The Project on Government Oversight, a nonpartisan watchdog group, has written extensively on the F-35 and its cost overruns. I asked Dan Grazier, an F-35 expert for POGO, what has gone wrong.
It all boils down to "failure at the conceptual level," he told me in an email.
"The architects of the program attempted to build a single aircraft to meet multiple mission requirements for not just three separate services but also those of multiple countries," Grazier said, noting the difference between a small and nimble fighter jet and a long-range jet.
"When someone attempts to design a single aircraft to perform all of these roles, they have to make numerous design tradeoffs that generally results in an aircraft that can sort of do it all, but doesn't do anything particularly well."
The jet has never reached its full operational capability and already needs updates and tweaks, including a new engine. "Every F-35 built until now is nothing more than a very expensive prototype," Grazier told me.
"All of them will have to go through an expensive retrograde process in the future when the design is complete to bring them up to something approaching full combat standards."
I asked a spokesperson for Lockheed Martin if the company is confident the jets perform as they should considering the taxpayer investment.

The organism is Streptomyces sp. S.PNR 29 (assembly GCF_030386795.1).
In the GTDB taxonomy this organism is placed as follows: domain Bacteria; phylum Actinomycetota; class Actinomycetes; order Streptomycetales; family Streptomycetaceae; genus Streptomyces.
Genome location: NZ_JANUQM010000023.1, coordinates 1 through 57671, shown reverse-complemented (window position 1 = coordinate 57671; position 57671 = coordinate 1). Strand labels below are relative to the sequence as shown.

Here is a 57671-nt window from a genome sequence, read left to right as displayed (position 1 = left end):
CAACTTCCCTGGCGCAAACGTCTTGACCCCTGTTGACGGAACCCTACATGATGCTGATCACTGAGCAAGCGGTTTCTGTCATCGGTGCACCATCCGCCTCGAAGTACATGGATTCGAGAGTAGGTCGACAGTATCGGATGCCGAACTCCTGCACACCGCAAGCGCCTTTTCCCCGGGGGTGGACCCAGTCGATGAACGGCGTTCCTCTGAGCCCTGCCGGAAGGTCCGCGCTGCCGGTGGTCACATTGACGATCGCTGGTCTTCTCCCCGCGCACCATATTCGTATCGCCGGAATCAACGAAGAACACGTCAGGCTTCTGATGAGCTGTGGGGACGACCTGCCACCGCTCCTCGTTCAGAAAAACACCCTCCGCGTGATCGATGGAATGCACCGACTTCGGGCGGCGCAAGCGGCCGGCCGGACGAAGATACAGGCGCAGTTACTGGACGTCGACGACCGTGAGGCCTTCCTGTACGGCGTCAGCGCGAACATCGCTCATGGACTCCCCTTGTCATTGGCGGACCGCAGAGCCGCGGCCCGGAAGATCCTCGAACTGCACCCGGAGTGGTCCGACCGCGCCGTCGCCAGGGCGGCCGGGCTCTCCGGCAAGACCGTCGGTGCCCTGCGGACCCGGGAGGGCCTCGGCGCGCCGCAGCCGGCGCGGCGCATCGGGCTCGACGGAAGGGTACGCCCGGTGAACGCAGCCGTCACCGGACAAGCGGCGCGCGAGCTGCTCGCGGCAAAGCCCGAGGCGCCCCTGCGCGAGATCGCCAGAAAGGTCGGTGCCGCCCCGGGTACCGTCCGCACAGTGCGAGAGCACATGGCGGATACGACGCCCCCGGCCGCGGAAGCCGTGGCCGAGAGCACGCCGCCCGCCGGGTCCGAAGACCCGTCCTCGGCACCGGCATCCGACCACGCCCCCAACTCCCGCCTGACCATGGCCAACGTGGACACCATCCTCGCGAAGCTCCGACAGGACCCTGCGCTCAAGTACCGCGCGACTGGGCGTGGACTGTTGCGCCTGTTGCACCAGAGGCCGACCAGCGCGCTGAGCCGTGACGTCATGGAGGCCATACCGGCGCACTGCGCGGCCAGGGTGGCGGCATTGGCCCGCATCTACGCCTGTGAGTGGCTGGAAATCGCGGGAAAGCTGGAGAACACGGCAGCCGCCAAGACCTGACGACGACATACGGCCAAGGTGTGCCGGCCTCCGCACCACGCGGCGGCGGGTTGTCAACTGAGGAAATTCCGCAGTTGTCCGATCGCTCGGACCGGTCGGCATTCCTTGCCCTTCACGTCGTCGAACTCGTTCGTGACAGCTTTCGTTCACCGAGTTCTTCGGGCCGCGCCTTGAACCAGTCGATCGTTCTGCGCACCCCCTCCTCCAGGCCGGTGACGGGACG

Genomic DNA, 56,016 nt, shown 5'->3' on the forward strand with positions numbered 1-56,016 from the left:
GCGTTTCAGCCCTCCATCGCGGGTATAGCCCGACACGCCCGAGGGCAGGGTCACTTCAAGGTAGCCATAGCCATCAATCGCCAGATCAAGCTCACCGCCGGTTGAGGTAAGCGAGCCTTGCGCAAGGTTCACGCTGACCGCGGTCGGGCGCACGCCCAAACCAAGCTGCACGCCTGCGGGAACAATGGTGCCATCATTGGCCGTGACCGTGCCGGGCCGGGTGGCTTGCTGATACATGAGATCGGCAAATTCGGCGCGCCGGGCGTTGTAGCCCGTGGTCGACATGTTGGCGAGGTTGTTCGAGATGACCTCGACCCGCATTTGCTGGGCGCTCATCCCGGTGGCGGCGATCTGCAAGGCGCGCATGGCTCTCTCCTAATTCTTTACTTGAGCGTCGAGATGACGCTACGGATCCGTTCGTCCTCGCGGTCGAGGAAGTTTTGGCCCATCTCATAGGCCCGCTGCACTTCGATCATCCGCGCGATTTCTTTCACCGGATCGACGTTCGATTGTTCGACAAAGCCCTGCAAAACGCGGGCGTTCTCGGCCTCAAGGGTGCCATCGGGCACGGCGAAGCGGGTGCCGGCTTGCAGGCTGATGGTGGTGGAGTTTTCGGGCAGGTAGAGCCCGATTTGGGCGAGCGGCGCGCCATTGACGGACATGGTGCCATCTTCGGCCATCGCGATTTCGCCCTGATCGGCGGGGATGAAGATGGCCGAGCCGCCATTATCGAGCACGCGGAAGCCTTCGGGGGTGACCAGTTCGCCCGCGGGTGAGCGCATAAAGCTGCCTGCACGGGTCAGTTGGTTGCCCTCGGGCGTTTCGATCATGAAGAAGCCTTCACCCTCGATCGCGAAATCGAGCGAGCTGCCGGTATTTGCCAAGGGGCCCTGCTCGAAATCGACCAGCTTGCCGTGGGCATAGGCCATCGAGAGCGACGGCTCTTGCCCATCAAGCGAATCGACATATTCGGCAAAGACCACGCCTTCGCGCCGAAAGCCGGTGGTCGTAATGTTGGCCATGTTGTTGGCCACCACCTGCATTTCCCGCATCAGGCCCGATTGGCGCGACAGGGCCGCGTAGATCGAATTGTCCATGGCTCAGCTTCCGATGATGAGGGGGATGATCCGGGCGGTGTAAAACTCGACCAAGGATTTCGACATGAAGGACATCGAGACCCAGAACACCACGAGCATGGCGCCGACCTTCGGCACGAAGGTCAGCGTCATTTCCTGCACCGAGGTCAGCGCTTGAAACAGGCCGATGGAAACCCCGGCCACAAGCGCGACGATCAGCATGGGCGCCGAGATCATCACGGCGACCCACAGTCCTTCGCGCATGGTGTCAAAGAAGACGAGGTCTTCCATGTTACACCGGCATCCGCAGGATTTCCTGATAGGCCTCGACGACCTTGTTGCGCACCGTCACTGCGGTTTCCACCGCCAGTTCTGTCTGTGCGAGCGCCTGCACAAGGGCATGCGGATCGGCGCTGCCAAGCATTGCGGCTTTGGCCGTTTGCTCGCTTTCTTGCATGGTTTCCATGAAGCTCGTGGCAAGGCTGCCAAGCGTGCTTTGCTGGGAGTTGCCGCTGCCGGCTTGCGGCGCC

They provided this statement:
The global F-35 fleet has surpassed more than 721,000 cumulative flight hours and spans 17 nations and three U.S. military services. Since F-35s began flying 17 years ago, there has been one pilot fatality and less than 10 confirmed destroyed aircraft. More than 965 F-35s have been delivered and more than 430,000 sorties completed.
Diana Maurer is director of defense capabilities and management at the Government Accountability Office, the government's own watchdog that earlier this year described the F-35 program as "more than a decade behind schedule and $183 billion over original cost estimates."
She said pilots frequently report being impressed by the plane's capabilities. But they also report not being able to fly it often enough.
Problems getting spare parts, issues with repairs and a reliance on contractors all contribute to the F-35 having a substandard readiness and frequent groundings of the fleet.
"There's a variety of reasons why they can't get these aircraft up in the air as often as they would like," Maurer said. "And that's really frustrating from a taxpayer perspective for something that already costs hundreds of millions of dollars a year; cost many, many multiple billions already; and will cost nearly $2 trillion over the life cycle of the program."
Grazier said officials at the Pentagon have acknowledged problems with the F-35 that can be applied to the design process in the future. But this is a program that evolved over successive presidencies and with a rotating cast of characters in charge both in Congress and at the Pentagon.
The system is supposed to have safeguards against extreme cost overruns, but when those warnings were triggered in previous decades, the F-35 program was allowed to barrel forward. And here we are.